The late Sam Francis defined bipartisanship as Evil and Stupid parties getting together to do something that is both evil and stupid. Efforts by both college administrators and the U. S. Commander in Chief to “fight global warming” seem to fall in this category.
With President George Bush targeting global climate change as a key policy issue in his final State of the Union Address, initiatives to combat global warming will likely soon be propelled to the front of the legislative checklist. President Bush called for a “an international agreement that has the potential to slow, stop, and eventually reverse the growth of greenhouse gases” and emphasized the role that new technologies would play in helping both industrialized and developing countries such as China boost their energy efficiency. “The United States is committed to strengthening our energy security and confronting global climate change. And the best way to meet these goals is for America to continue leading the way toward the development of cleaner and more energy-efficient technology,” said President Bush.
However, groups such as the Organization for Economic Co-operation and Development (OECD) view such technology-promoting initiatives quite differently. OECD Secretary-General Angel Gurría told the United Nations Bali Climate Conference this December that while “cutting emissions and fostering low-carbon activities will require investments in research and development of new technologies,” the best solution to combat global warming is to raise taxes.
“A number of countries have focused their climate change policies on subsidizing the ‘good’ solutions rather than on taxing the ‘bad’ ones. This is an inefficient choice, because this tends to increase the costs of reducing [greenhouse gas] emissions,” Gurría argued. He added that “Subsidizing good behavior also risks locking in technologies that may later be considered inefficient.” Conversely, “taxing bad behavior…provides a consistent incentive for increased efficiency and innovation,” argued the Secretary-General.
The ongoing concern that climate change initiatives mask a concerted attempt to initiate global economic redistribution was bolstered by the Bali Conference. The U.S. Senate Committee on Environment and Public Works quoted Emma Brindal, a “climate justice campaigner” for Friends of the Earth, as stating that “A climate change response must have at its heart a redistribution of wealth and resources.”
OECD Secretary-General Gurría also confirmed these fears by encouraging developed OECD countries to engage in an “emission trading permit system” (read, cap-and-trade) in which industrialized countries would purchase carbon credits from under-developed nations. Although the system would effectively subsidize countries for not producing goods as well as reward energy efficiency, Gurría argues that “those countries who [sic] provoked climate change have a greater capacity to pay than those who joined the group of large emitters more recently.” In other words, America and other industrialized nations have the responsibility to pay for a higher proportion of climate change costs because they provoked the crisis in the first place. “By agreeing [to] more ambitious caps, in the context of a global trading system, developed countries could carry a relatively greater financial responsibility than developing countries,” said Gurría.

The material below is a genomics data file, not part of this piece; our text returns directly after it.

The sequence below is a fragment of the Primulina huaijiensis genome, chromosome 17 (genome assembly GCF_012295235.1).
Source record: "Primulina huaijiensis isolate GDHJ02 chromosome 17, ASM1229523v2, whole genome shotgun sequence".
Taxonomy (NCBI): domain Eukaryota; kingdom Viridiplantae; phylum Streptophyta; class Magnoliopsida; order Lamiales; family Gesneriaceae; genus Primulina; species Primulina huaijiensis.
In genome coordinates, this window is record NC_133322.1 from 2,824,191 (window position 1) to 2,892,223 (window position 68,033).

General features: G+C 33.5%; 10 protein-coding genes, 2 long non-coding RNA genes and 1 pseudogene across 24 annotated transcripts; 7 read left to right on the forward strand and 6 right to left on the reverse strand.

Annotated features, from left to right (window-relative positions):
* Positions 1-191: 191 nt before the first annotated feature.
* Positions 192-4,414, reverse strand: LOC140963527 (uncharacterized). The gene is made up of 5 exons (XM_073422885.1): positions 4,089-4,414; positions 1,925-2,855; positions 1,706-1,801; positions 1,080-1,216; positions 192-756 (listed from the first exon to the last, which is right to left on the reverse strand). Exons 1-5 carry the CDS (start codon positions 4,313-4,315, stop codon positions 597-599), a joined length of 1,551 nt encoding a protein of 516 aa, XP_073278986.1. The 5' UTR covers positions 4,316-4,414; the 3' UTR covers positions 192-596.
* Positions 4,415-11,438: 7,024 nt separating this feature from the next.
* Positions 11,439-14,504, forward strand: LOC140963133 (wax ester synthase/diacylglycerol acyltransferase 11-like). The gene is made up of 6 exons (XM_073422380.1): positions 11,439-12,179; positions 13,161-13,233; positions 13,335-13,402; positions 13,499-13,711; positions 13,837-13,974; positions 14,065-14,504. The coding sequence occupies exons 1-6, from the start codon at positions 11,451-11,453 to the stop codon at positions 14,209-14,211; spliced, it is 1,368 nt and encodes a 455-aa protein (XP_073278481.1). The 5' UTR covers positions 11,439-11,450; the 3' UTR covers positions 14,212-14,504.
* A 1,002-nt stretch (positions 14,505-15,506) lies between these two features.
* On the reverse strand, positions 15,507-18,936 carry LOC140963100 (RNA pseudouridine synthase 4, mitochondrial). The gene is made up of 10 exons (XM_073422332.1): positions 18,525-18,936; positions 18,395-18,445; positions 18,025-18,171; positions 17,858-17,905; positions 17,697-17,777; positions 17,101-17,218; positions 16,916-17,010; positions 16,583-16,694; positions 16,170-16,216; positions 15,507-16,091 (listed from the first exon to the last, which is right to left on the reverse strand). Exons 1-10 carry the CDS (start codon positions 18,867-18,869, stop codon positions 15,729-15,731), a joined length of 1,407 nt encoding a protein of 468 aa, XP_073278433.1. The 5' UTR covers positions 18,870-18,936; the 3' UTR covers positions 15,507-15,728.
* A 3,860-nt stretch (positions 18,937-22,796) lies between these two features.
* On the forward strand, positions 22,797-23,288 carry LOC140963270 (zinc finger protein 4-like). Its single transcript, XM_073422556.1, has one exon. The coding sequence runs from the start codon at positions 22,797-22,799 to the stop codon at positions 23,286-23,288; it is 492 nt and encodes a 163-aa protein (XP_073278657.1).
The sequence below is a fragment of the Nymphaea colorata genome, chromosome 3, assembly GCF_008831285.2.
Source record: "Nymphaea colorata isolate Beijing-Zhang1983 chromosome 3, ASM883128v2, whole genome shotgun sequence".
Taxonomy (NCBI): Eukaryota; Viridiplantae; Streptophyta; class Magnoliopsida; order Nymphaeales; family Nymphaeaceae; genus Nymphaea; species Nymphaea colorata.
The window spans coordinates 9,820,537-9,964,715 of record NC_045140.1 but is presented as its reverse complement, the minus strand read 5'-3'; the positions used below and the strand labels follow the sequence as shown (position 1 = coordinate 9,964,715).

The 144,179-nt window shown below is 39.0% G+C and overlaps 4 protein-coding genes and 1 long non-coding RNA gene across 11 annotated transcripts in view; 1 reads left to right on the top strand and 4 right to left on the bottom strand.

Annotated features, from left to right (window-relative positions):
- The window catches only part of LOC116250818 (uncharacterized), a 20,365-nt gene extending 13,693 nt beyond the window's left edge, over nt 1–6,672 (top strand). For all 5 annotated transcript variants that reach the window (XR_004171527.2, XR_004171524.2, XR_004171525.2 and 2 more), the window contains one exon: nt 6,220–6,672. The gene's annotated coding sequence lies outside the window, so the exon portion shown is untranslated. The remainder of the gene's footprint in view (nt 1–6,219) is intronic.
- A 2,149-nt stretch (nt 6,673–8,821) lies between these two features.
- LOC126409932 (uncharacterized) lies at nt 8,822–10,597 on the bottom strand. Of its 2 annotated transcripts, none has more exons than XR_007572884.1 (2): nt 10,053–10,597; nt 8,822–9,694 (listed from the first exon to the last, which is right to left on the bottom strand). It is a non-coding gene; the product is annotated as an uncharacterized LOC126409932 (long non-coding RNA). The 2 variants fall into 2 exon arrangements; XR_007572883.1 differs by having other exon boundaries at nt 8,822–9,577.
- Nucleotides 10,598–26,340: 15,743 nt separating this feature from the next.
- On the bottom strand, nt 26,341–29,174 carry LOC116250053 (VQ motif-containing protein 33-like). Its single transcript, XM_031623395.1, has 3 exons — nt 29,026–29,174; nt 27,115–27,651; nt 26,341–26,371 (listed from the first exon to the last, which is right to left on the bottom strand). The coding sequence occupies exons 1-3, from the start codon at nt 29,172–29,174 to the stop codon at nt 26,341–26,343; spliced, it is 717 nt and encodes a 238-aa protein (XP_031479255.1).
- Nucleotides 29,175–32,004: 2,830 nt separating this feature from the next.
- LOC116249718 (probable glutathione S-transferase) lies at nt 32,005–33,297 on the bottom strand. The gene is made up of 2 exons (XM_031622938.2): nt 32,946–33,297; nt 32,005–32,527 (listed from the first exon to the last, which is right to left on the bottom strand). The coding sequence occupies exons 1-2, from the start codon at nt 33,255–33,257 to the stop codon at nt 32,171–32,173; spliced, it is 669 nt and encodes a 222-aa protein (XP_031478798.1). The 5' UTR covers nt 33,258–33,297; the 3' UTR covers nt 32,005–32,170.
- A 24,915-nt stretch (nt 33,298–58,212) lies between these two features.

The OECD also lobbies for a “harmonized global carbon tax” which the organization argues would decrease the gross domestic product (GDP) of OECD member-nations by “only .2% in 2030 and 1.1% in 2050.” “But in Brazil, Russia, India and China,” a December press release states, “GDP would decline five times as much—1.4% of GDP in 2030 and 5.5% in 2050.” Gurría asserts that the best solution is for industrialized nations to engage in “socially responsible” and “fair” burden-sharing environmental policies.
The suggested global carbon tax would be instituted on an ever-increasing scale, which Gurría said would rise from .5 U.S. cents per liter of gasoline in 2010 to 1.5 cents in 2020 increasing to 12 cents in 2030 and, finally, 37 cents in 2050. “Doing nothing is not only not an option. It is inexcusable,” declared Gurría, “And stalling now will only increase the challenge in the future.”
Bethany Stotts is a Staff Writer at Accuracy in Academia.